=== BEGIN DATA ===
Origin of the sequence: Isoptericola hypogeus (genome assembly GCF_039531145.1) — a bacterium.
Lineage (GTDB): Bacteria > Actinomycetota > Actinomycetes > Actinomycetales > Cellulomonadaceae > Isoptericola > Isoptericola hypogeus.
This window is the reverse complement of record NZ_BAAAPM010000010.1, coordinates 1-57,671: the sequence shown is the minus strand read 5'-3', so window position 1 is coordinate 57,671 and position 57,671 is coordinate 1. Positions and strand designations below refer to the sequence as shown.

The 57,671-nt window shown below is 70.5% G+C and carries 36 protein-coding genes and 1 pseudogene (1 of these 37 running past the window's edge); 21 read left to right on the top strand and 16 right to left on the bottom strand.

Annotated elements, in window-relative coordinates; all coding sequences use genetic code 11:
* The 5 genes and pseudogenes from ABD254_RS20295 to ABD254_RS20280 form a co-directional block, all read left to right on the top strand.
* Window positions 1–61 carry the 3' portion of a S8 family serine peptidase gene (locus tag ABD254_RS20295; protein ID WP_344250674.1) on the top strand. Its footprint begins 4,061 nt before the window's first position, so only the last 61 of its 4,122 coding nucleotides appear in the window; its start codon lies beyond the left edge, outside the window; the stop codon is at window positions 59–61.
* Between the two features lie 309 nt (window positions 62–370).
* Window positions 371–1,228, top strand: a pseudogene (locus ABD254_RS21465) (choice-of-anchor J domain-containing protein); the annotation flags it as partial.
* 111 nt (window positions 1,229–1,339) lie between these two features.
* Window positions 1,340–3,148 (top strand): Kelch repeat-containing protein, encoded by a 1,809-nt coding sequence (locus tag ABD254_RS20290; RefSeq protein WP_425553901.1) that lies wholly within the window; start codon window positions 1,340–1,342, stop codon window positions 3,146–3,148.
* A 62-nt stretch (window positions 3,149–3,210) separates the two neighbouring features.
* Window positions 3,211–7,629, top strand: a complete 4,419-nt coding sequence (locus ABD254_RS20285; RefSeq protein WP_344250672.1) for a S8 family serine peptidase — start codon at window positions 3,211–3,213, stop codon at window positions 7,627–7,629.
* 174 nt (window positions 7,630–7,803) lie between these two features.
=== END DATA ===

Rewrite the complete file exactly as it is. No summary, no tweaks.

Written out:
Origin of the sequence: Isoptericola hypogeus (genome assembly GCF_039531145.1) — a bacterium.
Lineage (GTDB): Bacteria > Actinomycetota > Actinomycetes > Actinomycetales > Cellulomonadaceae > Isoptericola > Isoptericola hypogeus.
This window is the reverse complement of record NZ_BAAAPM010000010.1, coordinates 1-57,671: the sequence shown is the minus strand read 5'-3', so window position 1 is coordinate 57,671 and position 57,671 is coordinate 1. Positions and strand designations below refer to the sequence as shown.

The 57,671-nt window shown below is 70.5% G+C and carries 36 protein-coding genes and 1 pseudogene (1 of these 37 running past the window's edge); 21 read left to right on the top strand and 16 right to left on the bottom strand.

Annotated elements, in window-relative coordinates; all coding sequences use genetic code 11:
* The 5 genes and pseudogenes from ABD254_RS20295 to ABD254_RS20280 form a co-directional block, all read left to right on the top strand.
* Window positions 1–61 carry the 3' portion of a S8 family serine peptidase gene (locus tag ABD254_RS20295; protein ID WP_344250674.1) on the top strand. Its footprint begins 4,061 nt before the window's first position, so only the last 61 of its 4,122 coding nucleotides appear in the window; its start codon lies beyond the left edge, outside the window; the stop codon is at window positions 59–61.
* Between the two features lie 309 nt (window positions 62–370).
* Window positions 371–1,228, top strand: a pseudogene (locus ABD254_RS21465) (choice-of-anchor J domain-containing protein); the annotation flags it as partial.
* 111 nt (window positions 1,229–1,339) lie between these two features.
* Window positions 1,340–3,148 (top strand): Kelch repeat-containing protein, encoded by a 1,809-nt coding sequence (locus tag ABD254_RS20290; RefSeq protein WP_425553901.1) that lies wholly within the window; start codon window positions 1,340–1,342, stop codon window positions 3,146–3,148.
* A 62-nt stretch (window positions 3,149–3,210) separates the two neighbouring features.
* Window positions 3,211–7,629, top strand: a complete 4,419-nt coding sequence (locus ABD254_RS20285; RefSeq protein WP_344250672.1) for a S8 family serine peptidase — start codon at window positions 3,211–3,213, stop codon at window positions 7,627–7,629.
* 174 nt (window positions 7,630–7,803) lie between these two features.